Bortezomib overcomes MGMT-related resistance of glioblastoma cell lines to temozolomide in a schedule-dependent manner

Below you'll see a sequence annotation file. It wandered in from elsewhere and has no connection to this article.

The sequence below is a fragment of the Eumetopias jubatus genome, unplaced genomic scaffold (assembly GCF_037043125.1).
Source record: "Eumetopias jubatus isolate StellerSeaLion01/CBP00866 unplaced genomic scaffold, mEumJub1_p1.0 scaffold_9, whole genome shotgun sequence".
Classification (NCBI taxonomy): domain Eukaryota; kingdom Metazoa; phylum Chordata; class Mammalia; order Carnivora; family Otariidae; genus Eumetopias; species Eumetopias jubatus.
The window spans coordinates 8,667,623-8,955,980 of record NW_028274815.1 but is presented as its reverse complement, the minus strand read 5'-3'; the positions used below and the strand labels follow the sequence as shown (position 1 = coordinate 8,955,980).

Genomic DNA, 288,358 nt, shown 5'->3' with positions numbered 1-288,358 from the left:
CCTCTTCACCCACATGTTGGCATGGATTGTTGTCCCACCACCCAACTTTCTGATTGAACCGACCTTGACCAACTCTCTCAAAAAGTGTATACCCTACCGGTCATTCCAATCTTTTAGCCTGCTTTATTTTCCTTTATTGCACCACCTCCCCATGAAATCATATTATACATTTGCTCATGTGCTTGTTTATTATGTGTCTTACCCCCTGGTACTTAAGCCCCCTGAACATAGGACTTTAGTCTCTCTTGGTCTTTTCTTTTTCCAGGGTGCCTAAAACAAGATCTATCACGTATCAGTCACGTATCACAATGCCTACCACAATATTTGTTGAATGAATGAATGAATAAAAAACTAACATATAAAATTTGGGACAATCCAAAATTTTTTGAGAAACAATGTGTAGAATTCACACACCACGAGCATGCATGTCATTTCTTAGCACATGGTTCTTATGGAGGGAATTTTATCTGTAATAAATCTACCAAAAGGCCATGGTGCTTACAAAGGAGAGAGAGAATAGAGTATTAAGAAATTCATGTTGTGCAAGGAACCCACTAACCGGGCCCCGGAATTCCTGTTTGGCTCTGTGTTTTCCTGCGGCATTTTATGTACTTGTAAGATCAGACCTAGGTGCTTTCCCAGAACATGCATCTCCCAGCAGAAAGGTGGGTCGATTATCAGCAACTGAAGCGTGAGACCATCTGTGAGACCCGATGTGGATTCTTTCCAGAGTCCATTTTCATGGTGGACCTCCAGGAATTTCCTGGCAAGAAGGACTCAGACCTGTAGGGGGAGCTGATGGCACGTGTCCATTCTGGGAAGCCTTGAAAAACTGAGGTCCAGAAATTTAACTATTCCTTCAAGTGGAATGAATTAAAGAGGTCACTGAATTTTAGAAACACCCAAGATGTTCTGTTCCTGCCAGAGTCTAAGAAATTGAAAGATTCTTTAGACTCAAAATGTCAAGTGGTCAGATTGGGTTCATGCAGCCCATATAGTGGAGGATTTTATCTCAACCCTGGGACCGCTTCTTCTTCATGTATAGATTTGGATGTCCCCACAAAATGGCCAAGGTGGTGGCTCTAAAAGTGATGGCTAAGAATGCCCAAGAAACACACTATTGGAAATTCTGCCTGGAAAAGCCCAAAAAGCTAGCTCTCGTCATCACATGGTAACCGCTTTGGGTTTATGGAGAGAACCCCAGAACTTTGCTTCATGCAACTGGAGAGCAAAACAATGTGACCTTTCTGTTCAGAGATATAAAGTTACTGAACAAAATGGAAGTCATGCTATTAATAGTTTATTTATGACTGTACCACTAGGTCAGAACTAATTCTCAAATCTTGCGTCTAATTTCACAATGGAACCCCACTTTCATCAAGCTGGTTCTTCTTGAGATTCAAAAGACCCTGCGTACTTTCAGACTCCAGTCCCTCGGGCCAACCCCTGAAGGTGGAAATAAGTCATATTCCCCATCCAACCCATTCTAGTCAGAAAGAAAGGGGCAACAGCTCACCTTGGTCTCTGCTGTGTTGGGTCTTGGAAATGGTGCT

Development of drug resistance after standard chemotherapy for glioblastoma multiforme (GBM) with temozolomide (TMZ) is associated with poor prognosis of GBM patients and is at least partially mediated by a direct DNA repair pathway involving O6-methylguanine methyltransferase (MGMT). This enzyme is under post-translational control by a multisubunit proteolytic cellular machinery, the 26S proteasome. Inhibition of the proteasome by bortezomib (BZ), a boronic acid dipeptide already in clinical use for the treatment of myeloma, has been demonstrated to induce growth arrest and apoptosis in GBM cells. In this study we investigated the effect of sequential treatment with BZ and TMZ on cell proliferation-viability and apoptosis of the human T98G and U87 GBM cell lines. We also tested for an effect of treatment on MGMT expression and important upstream regulators of the latter, including nuclear factor kappa B (NF kappa B), p44/42 mitogen-activated protein kinase (MAPK), p53, signal transducer and activator of transcription 3 (STAT3) and hypoxia-inducible factor 1 alpha (HIF-1 alpha). The sequence of drug administration for maximal cytotoxicity favored BZ prior to TMZ in T98G cells while the opposite was the case for U87 cells. Maximal efficacy was associated with downregulation of MGMT, reduced I kappa B alpha-mediated proteasome-dependent nuclear accumulation of NF kappa B, attenuation of p44/42 MAPK, AKT and STAT3 activation, and stabilization of p53 and inactive HIF-1 alpha. Collectively, these results suggest that proteasome inhibition by BZ overcomes MGMT-mediated GBM chemoresistance, with scheduling of administration being critical for obtaining the maximal tumoricidal effect of combination with TMZ.